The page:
St. Albans farm testing reduced tillage

$750,000 invested over 10 years to improve water quality

By Elaine Ezerins

Staff Writer

The Facts

Owned by

SWANTON — Ignoring early-afternoon showers, farmers explored the cornfields at the Bess View Farm Thursday, discussing and seeing first hand the variety of spring tillage methods used by the Bessette family.


The show and tell at Bess View was part of a conservation field day hosted by University of Vermont Extension Northwest Crops and Soils (NWCS) Program and USDA Natural Resources Conservation Service (NRCS), highlighting the farm’s agronomic practices.


The Bessette family has worked with these organizations as well as Friends of Northern Lake Champlain and Green Mountain Power (GMP) to invest more than $750,000 over a ten-year period into practices that improve the water quality of the Bay.


In 2016, the Bessettes cover cropped 180 acres of their cornfields, reducing the risk of erosion and surface runoff. The farm is also working with GMP to install a community bio digester, which generates electricity from the methane gas.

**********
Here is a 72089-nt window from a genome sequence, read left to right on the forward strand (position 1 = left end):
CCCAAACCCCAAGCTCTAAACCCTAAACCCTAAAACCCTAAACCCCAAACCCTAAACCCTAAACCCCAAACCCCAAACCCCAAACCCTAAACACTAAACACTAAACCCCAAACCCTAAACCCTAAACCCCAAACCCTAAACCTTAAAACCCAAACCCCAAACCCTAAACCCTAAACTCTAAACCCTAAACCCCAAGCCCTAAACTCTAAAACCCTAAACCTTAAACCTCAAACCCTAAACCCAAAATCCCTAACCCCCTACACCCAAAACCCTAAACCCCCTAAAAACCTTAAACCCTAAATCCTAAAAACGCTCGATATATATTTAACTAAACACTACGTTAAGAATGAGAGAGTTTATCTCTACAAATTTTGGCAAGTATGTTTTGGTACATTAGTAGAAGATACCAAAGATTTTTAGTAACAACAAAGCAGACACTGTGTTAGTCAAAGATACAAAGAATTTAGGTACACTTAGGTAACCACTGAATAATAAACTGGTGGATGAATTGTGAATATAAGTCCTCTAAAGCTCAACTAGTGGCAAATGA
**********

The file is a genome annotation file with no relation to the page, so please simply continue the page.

During the field day, David Bessette led the farmers to a section of the corn fields where the seed beds were prepared four different ways in the spring: single harrow, double harrow, aerate and no-till.


Jeff Sanders of UVM Extension said this year, it didn’t seem to make a huge difference what tillage method was used on the ground. Comparing an ear of corn from each section, there was little physical difference.


See the complete story in the Monday edition of the St. Albans Messenger, or subscribe to the digital edition to read it online.